As destructive bushfires become more common there is increasing political discussion how we manage them sustainably. Inevitably these debates raise questions of the past ecological effects of Aboriginal fire usage.
Rekindling an ancient craft
There is an opportunity to involve Aboriginal communities in fire management across Australia. This could sustain and rekindle an ancient tradition that was disrupted by European settlement.
Returning to, and managing, country has been shown to have measurable health benefits, an important consideration given the unacceptably poor state of Aboriginal health.
Climate change is compounding the bushfire problem. Even if we wanted to, returning to Aboriginal fire management in a rapidly warming world is no longer an option.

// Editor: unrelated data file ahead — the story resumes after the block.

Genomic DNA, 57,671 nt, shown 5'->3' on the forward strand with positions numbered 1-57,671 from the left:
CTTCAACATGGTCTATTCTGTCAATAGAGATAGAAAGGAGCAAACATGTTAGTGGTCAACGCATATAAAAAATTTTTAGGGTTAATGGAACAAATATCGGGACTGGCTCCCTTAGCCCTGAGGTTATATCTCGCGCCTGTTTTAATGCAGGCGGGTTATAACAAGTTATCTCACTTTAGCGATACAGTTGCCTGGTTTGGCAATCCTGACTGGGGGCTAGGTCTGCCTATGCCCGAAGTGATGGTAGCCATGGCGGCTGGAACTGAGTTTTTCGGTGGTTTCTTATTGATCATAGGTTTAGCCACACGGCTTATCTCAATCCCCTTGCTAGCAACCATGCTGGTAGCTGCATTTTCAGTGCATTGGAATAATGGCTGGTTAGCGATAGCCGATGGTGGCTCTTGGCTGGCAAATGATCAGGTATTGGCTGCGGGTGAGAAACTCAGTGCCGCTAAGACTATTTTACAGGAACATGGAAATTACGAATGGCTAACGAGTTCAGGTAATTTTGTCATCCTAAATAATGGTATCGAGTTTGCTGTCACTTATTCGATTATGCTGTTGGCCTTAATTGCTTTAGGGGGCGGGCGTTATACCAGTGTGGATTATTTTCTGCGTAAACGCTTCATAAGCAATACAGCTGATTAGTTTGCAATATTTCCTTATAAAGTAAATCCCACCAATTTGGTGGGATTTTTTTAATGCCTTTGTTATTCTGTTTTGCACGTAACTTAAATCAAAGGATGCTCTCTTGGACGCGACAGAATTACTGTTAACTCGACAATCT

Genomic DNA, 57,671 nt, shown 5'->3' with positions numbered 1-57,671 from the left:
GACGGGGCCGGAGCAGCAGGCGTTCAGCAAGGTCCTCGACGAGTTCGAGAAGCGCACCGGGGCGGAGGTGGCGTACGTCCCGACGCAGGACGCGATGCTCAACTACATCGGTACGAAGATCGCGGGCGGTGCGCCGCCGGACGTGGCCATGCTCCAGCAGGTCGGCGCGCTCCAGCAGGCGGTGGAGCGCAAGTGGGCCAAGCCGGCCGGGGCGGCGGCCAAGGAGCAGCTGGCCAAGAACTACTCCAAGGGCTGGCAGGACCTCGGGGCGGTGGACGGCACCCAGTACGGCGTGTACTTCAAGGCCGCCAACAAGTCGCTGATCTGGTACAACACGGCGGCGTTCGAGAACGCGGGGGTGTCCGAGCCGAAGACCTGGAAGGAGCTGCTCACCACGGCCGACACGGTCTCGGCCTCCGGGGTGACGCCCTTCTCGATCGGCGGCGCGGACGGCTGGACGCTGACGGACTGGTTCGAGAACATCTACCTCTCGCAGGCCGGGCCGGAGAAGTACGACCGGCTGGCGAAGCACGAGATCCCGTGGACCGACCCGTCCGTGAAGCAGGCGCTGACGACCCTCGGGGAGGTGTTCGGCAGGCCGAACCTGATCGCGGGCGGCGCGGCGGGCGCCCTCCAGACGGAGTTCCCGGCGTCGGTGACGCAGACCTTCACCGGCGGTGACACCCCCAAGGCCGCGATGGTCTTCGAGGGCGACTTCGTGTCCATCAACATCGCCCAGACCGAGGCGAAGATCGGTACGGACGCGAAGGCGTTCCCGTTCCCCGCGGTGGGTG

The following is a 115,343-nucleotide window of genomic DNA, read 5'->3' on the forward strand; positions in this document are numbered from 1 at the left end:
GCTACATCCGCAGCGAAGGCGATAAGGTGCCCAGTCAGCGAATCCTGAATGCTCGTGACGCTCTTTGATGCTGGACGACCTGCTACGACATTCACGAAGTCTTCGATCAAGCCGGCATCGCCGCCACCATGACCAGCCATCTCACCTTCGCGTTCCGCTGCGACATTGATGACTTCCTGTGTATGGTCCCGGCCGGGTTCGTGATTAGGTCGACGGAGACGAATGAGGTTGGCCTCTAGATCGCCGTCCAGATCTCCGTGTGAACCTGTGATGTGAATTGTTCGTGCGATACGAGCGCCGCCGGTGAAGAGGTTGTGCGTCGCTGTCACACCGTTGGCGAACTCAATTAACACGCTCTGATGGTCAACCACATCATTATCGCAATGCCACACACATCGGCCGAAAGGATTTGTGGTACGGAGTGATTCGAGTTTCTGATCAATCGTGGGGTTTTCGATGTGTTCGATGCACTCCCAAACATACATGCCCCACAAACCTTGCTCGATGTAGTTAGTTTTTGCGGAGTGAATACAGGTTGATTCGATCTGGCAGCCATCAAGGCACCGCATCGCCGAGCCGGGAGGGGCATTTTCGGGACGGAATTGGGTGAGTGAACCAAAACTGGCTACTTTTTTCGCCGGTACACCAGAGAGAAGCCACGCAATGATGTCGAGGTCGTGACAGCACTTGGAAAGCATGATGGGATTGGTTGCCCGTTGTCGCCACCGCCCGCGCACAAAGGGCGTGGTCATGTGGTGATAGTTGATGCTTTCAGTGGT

But adapting the principles of Aboriginal patch burning is an important potential strategy to improve fire management and biodiversity outcomes across Australia, be it restoring mosaics of small habitats in rural landscapes, or managing remote areas like the Western Tasmanian Wilderness, and large areas of outback Australia.
Read the full article by David Bowman from February 22, 2016 in theconversation.com.
About the source: The Conversation is a network of not-for-profit media outlets that publish news stories written by academics and researchers.